A study released today reveals infants are capable of making real-world associations while they’re deep in dreamland.
Researchers at Columbia University repeatedly played a tone while blowing a puff of air into 26 sleeping infants’ eyelids. Each time the babies would scrunch their faces in response.
Eventually the puffs of air stopped, and the tone continued. A video camera that recorded their facial expressions shows almost a Pavlovian response. Nearly all of the infants scrunched their faces as if they were bracing for another air burst.
Electroencephalogram readings show there were fluctuations in brain wave activity with each tone. The authors of the study believe this is evidence that the infants learned to associate the tone and air puffs.
Babies who were not exposed to the air bursts had no reaction to the tones.
This type of learning is controlled by the cerebellum, the section of the brain that connects sensory input and muscular response.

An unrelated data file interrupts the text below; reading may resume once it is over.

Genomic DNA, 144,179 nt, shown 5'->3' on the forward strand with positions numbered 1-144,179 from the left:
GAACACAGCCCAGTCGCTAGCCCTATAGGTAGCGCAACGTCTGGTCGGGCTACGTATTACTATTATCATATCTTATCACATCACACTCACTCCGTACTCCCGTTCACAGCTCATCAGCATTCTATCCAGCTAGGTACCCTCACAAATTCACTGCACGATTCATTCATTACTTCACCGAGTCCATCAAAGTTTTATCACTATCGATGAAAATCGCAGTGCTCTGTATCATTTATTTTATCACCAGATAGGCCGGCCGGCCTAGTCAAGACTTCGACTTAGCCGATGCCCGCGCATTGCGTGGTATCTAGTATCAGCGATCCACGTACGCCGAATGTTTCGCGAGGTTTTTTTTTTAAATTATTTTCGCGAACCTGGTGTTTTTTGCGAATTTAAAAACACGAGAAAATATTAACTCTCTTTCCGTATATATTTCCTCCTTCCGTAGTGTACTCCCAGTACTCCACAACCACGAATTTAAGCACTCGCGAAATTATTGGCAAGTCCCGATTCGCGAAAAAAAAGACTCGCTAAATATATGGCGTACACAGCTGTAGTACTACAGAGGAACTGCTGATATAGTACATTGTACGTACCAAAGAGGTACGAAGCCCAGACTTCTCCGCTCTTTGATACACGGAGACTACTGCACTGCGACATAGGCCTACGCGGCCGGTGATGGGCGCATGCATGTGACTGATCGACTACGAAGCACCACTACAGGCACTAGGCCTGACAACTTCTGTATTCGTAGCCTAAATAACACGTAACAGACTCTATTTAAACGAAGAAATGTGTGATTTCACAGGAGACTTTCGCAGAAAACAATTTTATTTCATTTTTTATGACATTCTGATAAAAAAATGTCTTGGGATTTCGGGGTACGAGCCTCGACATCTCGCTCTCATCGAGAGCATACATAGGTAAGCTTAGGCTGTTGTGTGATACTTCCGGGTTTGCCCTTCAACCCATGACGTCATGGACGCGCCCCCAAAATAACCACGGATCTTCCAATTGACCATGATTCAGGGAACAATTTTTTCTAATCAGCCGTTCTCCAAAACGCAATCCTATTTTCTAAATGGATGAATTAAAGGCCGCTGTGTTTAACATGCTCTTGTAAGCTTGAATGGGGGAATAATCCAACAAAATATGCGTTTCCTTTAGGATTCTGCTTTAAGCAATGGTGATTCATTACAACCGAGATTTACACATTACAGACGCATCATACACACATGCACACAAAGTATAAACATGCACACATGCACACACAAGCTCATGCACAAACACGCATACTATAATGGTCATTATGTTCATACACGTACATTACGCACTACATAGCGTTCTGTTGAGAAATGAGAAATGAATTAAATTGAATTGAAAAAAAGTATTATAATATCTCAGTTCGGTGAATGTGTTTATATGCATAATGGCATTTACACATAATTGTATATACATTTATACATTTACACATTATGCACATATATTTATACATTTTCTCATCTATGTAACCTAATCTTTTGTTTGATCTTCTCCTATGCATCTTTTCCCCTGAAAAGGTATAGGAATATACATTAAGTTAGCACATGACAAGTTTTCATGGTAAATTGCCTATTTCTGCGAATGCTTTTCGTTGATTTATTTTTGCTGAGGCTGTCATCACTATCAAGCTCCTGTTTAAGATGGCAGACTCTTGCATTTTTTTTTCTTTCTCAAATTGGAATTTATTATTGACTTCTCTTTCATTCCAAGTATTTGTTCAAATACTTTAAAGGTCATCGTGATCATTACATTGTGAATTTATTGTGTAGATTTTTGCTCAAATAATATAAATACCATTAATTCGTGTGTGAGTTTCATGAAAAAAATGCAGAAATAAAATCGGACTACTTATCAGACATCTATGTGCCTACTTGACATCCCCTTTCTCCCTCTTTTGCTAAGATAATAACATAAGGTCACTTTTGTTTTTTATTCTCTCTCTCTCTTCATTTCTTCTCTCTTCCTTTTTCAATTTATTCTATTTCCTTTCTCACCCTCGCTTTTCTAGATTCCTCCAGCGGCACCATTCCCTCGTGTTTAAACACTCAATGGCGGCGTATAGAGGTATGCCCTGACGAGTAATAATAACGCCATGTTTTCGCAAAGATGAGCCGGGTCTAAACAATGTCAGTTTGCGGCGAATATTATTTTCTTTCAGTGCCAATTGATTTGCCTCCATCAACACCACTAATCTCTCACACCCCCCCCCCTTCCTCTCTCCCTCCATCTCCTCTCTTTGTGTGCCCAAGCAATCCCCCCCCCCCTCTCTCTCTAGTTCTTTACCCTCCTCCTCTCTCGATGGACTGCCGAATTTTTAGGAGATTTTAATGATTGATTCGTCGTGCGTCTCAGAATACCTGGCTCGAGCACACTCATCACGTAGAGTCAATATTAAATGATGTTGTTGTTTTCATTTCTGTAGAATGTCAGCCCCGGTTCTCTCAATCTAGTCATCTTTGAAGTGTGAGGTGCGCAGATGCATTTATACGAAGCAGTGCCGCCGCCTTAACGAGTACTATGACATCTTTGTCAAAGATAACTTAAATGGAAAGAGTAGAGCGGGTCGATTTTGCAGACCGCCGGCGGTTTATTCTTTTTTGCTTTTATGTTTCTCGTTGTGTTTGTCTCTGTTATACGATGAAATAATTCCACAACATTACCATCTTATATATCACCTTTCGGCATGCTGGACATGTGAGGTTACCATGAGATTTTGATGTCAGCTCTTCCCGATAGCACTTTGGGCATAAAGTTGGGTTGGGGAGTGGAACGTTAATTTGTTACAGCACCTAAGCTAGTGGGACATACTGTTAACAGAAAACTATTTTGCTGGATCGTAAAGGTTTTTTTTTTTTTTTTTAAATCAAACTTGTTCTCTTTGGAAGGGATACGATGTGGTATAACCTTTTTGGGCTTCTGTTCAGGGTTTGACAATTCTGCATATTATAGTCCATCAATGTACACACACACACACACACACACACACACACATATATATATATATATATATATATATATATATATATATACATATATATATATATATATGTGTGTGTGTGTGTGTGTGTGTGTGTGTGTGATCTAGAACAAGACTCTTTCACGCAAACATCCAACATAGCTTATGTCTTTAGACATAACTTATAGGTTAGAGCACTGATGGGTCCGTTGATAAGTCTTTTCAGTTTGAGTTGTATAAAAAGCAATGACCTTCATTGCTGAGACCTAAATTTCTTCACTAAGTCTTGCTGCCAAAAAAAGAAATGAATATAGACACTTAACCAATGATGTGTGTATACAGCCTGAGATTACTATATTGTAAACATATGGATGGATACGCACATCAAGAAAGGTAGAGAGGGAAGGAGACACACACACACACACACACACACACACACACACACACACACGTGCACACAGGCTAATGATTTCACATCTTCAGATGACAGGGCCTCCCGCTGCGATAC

Because of the limitation of the study scientists still don’t know if adults are able to make the same type of associations in their sleep.
In April, we learned that dreams can help the adult brain learn complex tasks, like navigating a 3-D maze. You can read the entire article here at the Sleepeducation blog.
On a side note, the authors say the techniques they used in the sleeping infant study may lead to the discovery of a test for certain developmental disorders. The non-invasive test would hopefully identify infants who are at risk for developmental disorders don’t show up until later in life.
Image by Badruddeen